Growing up, the most sleepless night of the year was always Christmas Eve. The festivities would begin with Church at First Baptist in the afternoon, and even though I sang terribly, I would belt out the hymns like one of the Herald Angels. For weeks before I would play What Child is This and It Came Upon a Midnight Clear ad nauseum on the piano, but Silent Night was always my favorite during service. I loved turning the candles into miniature wax sculptures, taking the flame of my cousin Megan’s and softening my own, shaping it into a bracelet or a candy cane or dripping the melted wax onto my arm for that hurt-so-good sensation.
After celebrating the birth of Jesus in proper fashion, the gang would relocate to my family’s house. It included my brother, my grandparents, my Aunt Mary and Uncle Pat, their children (usually all four of them, until life turned corners), and my Aunt Marty before she died. My dad always came to Church with us, but sometimes my mom would have to stay home and finish cooking. Dinner for 12 was no easy task, especially with rugrats zipping in and out of the kitchen sneaking morsels of food.
The menu was the same every year – coconut crusted chicken stuffed with cranberries, green beans, mashed potatoes, steamed cranberry pudding with butter rum sauce. And if it hadn’t been for the needling anticipation of opening presents immediately after, it would have beat out Thanksgiving as my favorite meal. But that itching desire to find out the contents of those carefully wrapped boxes proved too much to bear- I would wolf my food down in a minute flat.
For Christmas Eve, we only opened the gifts from the guests in attendance (excluding our own parents- those we saved until the big day.) But since my grandparents always spoiled us with wonderful gifts, the nightly unwrapping was usually just as good as the morning. We would open one at a time, starting with the youngest and moving to the oldest.*
Finally, when all of the wrapping paper had been piled high between the couches, we would head back into the dining room for games if time allowed. I liked Scattergories the most. The laughter over my grandfather’s challenges to my cousin Dan would fill the entire house with a warmth unmatched by any fireplace.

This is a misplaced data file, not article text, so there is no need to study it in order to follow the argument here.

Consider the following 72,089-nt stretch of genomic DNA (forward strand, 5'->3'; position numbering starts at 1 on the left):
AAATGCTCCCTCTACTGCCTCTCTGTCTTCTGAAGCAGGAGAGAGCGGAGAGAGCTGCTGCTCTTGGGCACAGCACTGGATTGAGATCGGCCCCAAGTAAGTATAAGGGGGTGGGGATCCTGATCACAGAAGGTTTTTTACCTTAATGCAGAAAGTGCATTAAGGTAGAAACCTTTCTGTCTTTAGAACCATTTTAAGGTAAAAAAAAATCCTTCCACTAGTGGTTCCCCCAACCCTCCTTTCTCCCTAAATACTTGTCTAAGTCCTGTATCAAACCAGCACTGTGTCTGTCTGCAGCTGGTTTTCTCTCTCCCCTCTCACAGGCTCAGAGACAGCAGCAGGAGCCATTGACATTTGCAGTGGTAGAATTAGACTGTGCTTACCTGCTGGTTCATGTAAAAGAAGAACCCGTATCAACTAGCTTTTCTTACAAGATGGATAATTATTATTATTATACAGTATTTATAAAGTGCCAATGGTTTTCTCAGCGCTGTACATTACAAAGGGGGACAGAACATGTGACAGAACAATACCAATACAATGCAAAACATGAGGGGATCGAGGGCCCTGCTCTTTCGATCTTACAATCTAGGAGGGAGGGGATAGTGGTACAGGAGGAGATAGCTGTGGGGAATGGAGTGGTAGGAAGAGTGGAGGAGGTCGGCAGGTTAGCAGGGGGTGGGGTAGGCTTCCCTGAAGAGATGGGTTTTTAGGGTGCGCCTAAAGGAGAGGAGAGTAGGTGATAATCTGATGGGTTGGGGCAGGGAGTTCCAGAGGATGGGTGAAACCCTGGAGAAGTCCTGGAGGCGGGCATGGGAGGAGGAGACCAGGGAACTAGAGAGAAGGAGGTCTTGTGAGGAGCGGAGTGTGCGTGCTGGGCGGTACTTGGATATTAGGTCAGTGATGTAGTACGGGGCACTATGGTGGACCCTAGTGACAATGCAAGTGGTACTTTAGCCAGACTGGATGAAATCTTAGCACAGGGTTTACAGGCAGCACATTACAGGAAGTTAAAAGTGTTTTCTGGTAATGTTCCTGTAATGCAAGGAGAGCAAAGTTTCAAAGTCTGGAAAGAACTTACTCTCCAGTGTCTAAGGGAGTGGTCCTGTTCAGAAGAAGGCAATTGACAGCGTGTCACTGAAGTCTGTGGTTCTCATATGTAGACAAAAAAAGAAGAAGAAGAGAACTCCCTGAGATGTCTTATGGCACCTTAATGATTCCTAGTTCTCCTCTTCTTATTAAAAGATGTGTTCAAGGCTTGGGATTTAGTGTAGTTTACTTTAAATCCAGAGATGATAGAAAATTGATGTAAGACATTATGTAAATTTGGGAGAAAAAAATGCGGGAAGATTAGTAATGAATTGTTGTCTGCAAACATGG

The evening should have exhausted me, and it did, but it was still not enough to overcome the excitement of the next morning. I would lay in bed staring at the ceiling for what felt like hours, while visions of Skittles and My Little Ponies and American Girl doll clothes danced in my head. At some point I would drift off for a few hours, but the beckoning call of Santa’s stocking assured I would be up with the sunrise.
We had our tradition Christmas morning as well, just the four of us, opening stockings first, then once again going around carefully unwrapping and savoring one gift at a time. We would finish sometime around 10 or 11, and then head into the kitchen for waffles or pancakes or dutch babies, or some other carb-laden food slathered in sweet syrup. I loved this tradition. I still love this tradition. But things change. Nothing ever stays the same.
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For the first time in my life, I did not sleep under the same roof as my parents over Christmas. I did not open any presents on Christmas Eve, nor go to Church with them.** We still opened presents together Christmas morning, and had our wonderful coconut crusted chicken dinner with 12 people that night featuring Scattergories and several bottles of wine (a new addition to the tradition for the kids). But I fell asleep and woke up next to a boy, in a house with his family.
While it felt strange to be splitting the time between families, especially since the relationship is in that remarkable stage of infancy, it also somehow felt right. I don’t mean that I want to buck the traditions of my own family, because like I said, I love them, and they will be in my life forever. But being with him, experiencing another family’s Christmas, I realized how ready I am to start creating my own traditions.
In a lot of ways, I still feel like a child, especially around the holidays, when remembrances of the past flood in and overwhelm the senses. But the truth is I’m 29 years old, and while I never want to stop being childlike, I’m very much an adult. I could feel it at Christmas Eve, when the boy’s best friend’s 18 month old son clung to my chest, attempting to feed me an apple, giggling at his own flirtatious ways, triumphantly sounding out my name. When we got back to the house, he was allowed to open a present, the only one to do so, and I wondered if I would be seeing his smiling face again next year. Perhaps, perhaps not.
Growing up can be painful, and the holidays can often exacerbate it. History and Hallmark create expectations. The coming of the New Year reminds us of all those that have past, of things that have changed, people we have lost. But it can also be beautiful. With each death a rebirth, with each cycle of life comes new meaning. I witnessed this over and over again this last year, and it’s continued to deepen my appreciation for this life. It’s all a process. Who knows what 2015 will bring, or what will happen with the boy, or where I’ll be next Christmas, but I’m ready to find out.
Happy New Year Everyone!
*I think this spotlight on each individual present may have turned me into the gift giver I am today. I love coming up with super specialized unique presents, ones from the heart.
**Even though I’ve been agnostic for a decade, I still enjoy Christmas services. A bittersweet nostalgia for beliefs lost and found.